A Deeper Look at Relationships

How can you improve your relationships? Understandably, a simple Step 1, Step 2 cookbook approach is attractive. However, a deeper look provides better results.

There’s a wisdom within all of us that’s the source of healthy relationships. That wisdom does not need to be created. It’s already there. It only needs to be freed. Cultivating a healthy relationship with your inner dynamic frees that wisdom. Trying to manipulate your inner dynamic only distorts things.

When you’re in a difficult relationship with another person, it’s easy to think it’s because of the other person. And that may well be true. Nevertheless, the approach remains the same: Free your own inner wisdom by understanding your inner dynamic.

Your inner dynamic is very intimately connected with your identity. Difficult relationships generally are a tug-of-war between two identities. Your identity arose from the sum total of your life’s experiences and reaches to the very root of your being. It includes the manner in which you feel as well as the manner in which you think. It colors everything. It profoundly affects your inner dynamic—your convictions, affinities, aversions, beliefs, fears, and longings. It is who and what you believe yourself to be. But it can be extremely challenging to honestly acknowledge what is really going on inside you. It usually feels threatening.

What lies deeper than your identity is your true nature. By creating a healthy relationship with your identity, you move beyond identity and discover your true nature—the source of wisdom, healthy behavior, and positive relationships (not only with other people, but also with yourself). Health dwells within you as you.

The path is profoundly elusive. It’s easy to convince yourself you are beyond identity—flexible, open-minded, fair, intelligent, and wise. But, that is simply another form of identity. Attempts to let go of your identity amount to holding on to letting go. Instead of avoiding the reality that you have an identity, you would do better to develop a healthy relationship with your identity. At first, that can feel like very unstable ground.

There’s a natural tendency to scurry for stable ground. But that amounts to sweeping the truth under the rug. The truth is that your true nature, which lies deeper than your identity, is very vulnerable. We are all incredibly vulnerable creatures. Yet, opening to your vulnerability can be challenging. For many, vulnerability implies weakness, frailty, and helplessness. In actuality, vulnerability is a positive attribute, a sensitivity inherent to everyone. However, human sensitivity is very easily triggered. A comment, a glance, a gesture, even a demeanor could be enough to make you feel hurt. Very few people are willing to feel their vulnerability. Instead, we jump to blame, anger, denial, criticism, or self-justification, to name a few. These are all forms of identity. Again, moving past identity does not mean getting rid of it. It means having a healthy relationship with it—spreading the cards out on the table, so you feel and experience all of what is going on within you.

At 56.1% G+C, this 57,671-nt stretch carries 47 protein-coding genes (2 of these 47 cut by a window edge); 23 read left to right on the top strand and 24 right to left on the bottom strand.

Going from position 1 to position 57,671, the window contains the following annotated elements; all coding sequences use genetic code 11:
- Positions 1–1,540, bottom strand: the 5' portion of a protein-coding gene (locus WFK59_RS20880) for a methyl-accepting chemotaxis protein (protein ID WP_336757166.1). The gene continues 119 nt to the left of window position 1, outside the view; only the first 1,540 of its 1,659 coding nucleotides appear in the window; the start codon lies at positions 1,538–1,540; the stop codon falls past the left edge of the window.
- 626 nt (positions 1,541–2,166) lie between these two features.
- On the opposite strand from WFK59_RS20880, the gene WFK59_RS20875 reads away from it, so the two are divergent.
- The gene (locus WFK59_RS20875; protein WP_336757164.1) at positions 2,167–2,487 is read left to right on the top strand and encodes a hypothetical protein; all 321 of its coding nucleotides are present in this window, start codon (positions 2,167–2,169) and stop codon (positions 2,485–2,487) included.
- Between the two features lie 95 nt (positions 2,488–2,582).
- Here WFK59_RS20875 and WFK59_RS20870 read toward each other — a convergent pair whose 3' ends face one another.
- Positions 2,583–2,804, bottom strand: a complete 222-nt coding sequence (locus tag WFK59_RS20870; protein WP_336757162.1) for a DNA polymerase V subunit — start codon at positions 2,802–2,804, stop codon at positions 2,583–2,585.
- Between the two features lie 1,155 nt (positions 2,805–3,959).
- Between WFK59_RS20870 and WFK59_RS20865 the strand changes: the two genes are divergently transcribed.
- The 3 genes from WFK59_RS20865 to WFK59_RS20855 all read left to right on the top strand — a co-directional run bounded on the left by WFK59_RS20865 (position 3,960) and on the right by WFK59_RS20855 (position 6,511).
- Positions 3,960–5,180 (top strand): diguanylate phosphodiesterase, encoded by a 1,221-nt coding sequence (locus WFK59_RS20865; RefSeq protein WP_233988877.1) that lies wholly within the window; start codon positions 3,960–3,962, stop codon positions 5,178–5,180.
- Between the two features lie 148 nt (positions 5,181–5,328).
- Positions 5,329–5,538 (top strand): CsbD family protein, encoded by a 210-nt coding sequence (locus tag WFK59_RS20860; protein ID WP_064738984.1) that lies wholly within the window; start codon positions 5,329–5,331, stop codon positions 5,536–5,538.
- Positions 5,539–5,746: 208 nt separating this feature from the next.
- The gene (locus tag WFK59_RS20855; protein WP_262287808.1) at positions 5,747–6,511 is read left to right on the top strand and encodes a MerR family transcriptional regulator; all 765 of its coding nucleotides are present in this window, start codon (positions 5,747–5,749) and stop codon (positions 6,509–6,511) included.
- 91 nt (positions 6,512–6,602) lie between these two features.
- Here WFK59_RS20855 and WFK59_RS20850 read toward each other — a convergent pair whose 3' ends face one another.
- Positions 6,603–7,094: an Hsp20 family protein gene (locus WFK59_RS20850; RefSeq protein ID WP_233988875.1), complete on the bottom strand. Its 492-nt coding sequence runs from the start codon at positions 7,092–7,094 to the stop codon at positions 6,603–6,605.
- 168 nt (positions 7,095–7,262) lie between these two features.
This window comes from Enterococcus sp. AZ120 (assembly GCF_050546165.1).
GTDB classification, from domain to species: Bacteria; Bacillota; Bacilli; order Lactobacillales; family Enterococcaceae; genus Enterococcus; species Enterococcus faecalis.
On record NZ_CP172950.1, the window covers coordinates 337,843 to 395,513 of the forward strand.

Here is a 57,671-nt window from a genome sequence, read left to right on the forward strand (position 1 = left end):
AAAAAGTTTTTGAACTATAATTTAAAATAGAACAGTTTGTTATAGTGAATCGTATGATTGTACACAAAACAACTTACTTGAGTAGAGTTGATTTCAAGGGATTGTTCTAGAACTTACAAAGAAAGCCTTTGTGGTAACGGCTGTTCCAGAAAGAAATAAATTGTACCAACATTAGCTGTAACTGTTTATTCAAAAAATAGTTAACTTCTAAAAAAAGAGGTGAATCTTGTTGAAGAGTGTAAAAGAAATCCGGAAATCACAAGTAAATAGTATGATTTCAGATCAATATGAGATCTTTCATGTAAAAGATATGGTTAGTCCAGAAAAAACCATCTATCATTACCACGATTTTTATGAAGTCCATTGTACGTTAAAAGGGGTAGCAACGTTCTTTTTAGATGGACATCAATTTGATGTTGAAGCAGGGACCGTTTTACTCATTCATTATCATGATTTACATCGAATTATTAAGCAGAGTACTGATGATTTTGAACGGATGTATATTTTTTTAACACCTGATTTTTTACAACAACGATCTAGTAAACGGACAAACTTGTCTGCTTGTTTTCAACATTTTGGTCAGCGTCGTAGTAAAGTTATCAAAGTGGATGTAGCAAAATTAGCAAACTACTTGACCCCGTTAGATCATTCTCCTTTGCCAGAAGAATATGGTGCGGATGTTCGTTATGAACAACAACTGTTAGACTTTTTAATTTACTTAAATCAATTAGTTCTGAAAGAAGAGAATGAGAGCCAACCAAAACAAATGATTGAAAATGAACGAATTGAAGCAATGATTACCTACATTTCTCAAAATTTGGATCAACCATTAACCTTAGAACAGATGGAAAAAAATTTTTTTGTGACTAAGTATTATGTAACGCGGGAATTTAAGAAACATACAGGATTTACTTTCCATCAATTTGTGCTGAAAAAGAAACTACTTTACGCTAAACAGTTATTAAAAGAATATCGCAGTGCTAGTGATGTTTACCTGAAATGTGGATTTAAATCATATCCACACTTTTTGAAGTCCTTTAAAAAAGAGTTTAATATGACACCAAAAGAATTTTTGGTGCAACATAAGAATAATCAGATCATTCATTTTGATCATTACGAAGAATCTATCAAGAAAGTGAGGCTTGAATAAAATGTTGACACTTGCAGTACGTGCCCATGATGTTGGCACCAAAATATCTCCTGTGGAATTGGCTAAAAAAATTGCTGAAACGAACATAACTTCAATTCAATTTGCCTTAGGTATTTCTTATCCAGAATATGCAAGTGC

To be able to help another move past identity is a rare and subtle gift. If you are not careful, it merely imposes your identity upon another person. No one can even begin to help another move past identity until they have thoroughly worked with their own.

Your job is to explore your vulnerability and your identity. The more you do that, the healthier your relationships will become. Exploration tills the soil of your own inner dynamic. That frees things up so an inherent self-normalization can occur. This enables you to rest into your true nature. This can be a difficult concept for many to grasp. Usually, if during exploration, people discover something they don’t like, they immediately jump to fix it. They tell themselves, “Stop thinking that way; think this way. Don’t feel like that; feel like this.” However, this amounts to creating another identity. Life is just not that simple.

You can easily take what is said here, decide you “get it,” and turn it into another stable ground, another identity. Just that quickly, it slips through your fingers. The truth is nobody “gets it.” We all want stable ground, but the reality is, there is no stable ground. A healthy relationship with another entails a healthy relationship with that understanding.

© Michael Mamas, 7/06